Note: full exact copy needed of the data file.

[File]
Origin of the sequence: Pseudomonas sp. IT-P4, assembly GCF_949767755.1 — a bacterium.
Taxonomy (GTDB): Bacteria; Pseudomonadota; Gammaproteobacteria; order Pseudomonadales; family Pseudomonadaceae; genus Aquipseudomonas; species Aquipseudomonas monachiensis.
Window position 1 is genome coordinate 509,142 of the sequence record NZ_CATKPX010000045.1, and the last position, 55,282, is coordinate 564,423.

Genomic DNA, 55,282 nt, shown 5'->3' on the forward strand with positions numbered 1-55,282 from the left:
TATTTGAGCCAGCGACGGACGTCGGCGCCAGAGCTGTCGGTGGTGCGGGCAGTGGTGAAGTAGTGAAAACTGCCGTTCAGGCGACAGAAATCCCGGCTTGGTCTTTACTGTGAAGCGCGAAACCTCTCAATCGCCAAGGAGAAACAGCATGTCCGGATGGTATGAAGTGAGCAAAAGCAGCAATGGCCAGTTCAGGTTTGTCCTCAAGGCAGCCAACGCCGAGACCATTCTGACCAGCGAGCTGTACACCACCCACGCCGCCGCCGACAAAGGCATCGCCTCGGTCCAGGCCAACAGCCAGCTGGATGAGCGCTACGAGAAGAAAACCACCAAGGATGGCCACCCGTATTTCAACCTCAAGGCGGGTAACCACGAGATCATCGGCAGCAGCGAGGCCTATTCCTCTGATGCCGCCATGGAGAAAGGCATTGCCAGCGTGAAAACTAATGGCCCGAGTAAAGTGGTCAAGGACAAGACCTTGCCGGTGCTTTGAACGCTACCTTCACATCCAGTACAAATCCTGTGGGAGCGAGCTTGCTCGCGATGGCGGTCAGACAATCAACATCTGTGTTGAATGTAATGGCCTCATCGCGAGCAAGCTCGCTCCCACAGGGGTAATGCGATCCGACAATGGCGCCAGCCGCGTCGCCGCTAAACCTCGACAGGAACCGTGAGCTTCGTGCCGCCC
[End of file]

Origin of the sequence: Pseudomonas sp. IT-P4, assembly GCF_949767755.1 — a bacterium.
Taxonomy (GTDB): Bacteria; Pseudomonadota; Gammaproteobacteria; order Pseudomonadales; family Pseudomonadaceae; genus Aquipseudomonas; species Aquipseudomonas monachiensis.
Window position 1 is genome coordinate 509,142 of the sequence record NZ_CATKPX010000045.1, and the last position, 55,282, is coordinate 564,423.

Genomic DNA, 55,282 nt, shown 5'->3' on the forward strand with positions numbered 1-55,282 from the left:
TATTTGAGCCAGCGACGGACGTCGGCGCCAGAGCTGTCGGTGGTGCGGGCAGTGGTGAAGTAGTGAAAACTGCCGTTCAGGCGACAGAAATCCCGGCTTGGTCTTTACTGTGAAGCGCGAAACCTCTCAATCGCCAAGGAGAAACAGCATGTCCGGATGGTATGAAGTGAGCAAAAGCAGCAATGGCCAGTTCAGGTTTGTCCTCAAGGCAGCCAACGCCGAGACCATTCTGACCAGCGAGCTGTACACCACCCACGCCGCCGCCGACAAAGGCATCGCCTCGGTCCAGGCCAACAGCCAGCTGGATGAGCGCTACGAGAAGAAAACCACCAAGGATGGCCACCCGTATTTCAACCTCAAGGCGGGTAACCACGAGATCATCGGCAGCAGCGAGGCCTATTCCTCTGATGCCGCCATGGAGAAAGGCATTGCCAGCGTGAAAACTAATGGCCCGAGTAAAGTGGTCAAGGACAAGACCTTGCCGGTGCTTTGAACGCTACCTTCACATCCAGTACAAATCCTGTGGGAGCGAGCTTGCTCGCGATGGCGGTCAGACAATCAACATCTGTGTTGAATGTAATGGCCTCATCGCGAGCAAGCTCGCTCCCACAGGGGTAATGCGATCCGACAATGGCGCCAGCCGCGTCGCCGCTAAACCTCGACAGGAACCGTGAGCTTCGTGCCGCCC